Android phones were all the rage at this year's CTIA, but there were a few non-smartphones launched at the show. One of these phones, the Pantech Laser, impressed me in particular. Coming to AT&T on October 17, the Laser is an ideal phone for somebody who wants to stay connected via text, e-mail or social networks, but doesn't necessarily need Web or app access.
The first thing I noticed about the Laser was its gorgeous 3.1-inch AMOLED display. We generally see AMOLED displays on higher-end devices like the HTC Droid Incredible or the Samsung Galaxy phones. The second thing I noticed was how incredibly thin it was. According to Pantech, the Laser is the thinnest keyboard phone offered by AT&T.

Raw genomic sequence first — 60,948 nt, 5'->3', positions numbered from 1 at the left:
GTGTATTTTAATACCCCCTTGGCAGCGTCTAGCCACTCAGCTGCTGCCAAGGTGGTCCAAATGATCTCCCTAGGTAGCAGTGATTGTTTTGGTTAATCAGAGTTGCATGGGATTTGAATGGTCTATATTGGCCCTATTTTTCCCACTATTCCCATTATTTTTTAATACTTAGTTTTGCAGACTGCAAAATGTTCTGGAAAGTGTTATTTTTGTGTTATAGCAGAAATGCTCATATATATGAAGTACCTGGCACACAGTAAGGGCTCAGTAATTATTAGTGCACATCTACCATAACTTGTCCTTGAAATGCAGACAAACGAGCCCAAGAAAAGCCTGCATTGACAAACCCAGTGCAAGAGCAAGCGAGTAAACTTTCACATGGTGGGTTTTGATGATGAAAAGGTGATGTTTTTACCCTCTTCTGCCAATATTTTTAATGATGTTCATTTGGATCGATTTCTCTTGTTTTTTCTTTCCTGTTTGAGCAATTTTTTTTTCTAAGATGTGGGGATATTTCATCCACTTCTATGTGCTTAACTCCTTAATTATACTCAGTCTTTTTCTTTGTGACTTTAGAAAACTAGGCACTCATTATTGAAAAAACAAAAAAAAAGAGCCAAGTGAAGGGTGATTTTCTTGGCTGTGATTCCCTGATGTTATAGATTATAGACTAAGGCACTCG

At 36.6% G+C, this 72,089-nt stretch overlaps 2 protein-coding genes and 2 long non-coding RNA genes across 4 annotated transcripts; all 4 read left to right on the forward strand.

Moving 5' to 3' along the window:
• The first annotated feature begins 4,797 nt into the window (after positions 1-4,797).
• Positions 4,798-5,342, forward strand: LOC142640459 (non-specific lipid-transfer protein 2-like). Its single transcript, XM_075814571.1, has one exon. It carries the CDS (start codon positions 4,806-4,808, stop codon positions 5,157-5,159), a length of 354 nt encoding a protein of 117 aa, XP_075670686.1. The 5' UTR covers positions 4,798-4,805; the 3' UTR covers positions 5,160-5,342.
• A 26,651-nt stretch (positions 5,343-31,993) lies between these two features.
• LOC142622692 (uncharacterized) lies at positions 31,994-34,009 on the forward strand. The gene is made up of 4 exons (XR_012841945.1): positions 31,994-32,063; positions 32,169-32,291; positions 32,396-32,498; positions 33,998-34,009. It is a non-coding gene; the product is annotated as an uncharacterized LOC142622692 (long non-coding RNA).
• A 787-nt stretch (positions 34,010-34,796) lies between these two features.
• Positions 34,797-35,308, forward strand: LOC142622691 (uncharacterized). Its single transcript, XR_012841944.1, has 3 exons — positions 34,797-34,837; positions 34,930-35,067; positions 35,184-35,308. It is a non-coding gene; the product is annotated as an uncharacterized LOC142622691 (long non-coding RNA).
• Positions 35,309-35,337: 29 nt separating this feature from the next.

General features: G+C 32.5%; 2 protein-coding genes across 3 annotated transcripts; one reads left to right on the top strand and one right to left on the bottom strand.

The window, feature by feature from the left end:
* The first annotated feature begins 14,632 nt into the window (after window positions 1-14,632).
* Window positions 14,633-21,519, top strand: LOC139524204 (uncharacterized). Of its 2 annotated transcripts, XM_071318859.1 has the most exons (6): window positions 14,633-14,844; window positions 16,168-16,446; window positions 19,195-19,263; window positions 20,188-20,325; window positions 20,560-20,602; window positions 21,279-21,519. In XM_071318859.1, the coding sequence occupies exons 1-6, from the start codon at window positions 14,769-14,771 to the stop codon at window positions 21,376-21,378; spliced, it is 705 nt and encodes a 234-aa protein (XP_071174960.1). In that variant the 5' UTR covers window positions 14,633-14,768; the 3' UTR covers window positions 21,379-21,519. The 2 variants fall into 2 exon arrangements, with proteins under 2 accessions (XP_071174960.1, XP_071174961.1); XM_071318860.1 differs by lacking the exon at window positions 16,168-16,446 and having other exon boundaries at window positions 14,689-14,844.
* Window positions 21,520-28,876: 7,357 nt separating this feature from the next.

As we've come to expect with Pantech, the keyboard is excellent. The keys are nicely spaced and clearly labeled. The phone as a whole feels really nice in hand and banging out long messages was a breeze.
The interface is pretty straightforward: the homescreen houses your most important apps (messaging, mobile Web, e-mail, Facebook, contacts, etc.) and the menu offers even more preloaded apps. The icons are sharp and easy-to-read.
The big theme here at CTIA seemed to be bringing Android to the masses-meaning to more affordable models like the Sanyo Zio and the LG Optimus S. So where does this leave quick messaging devices, like the Pantech Link? I think there's still a demand for messaging phones, but I wouldn't be surprised if the line between Android phones and quick messaging phones became more and more blurred.
We'll put the Laser's camera and multimedia features to the test once we get a review unit in house. Stay tuned.
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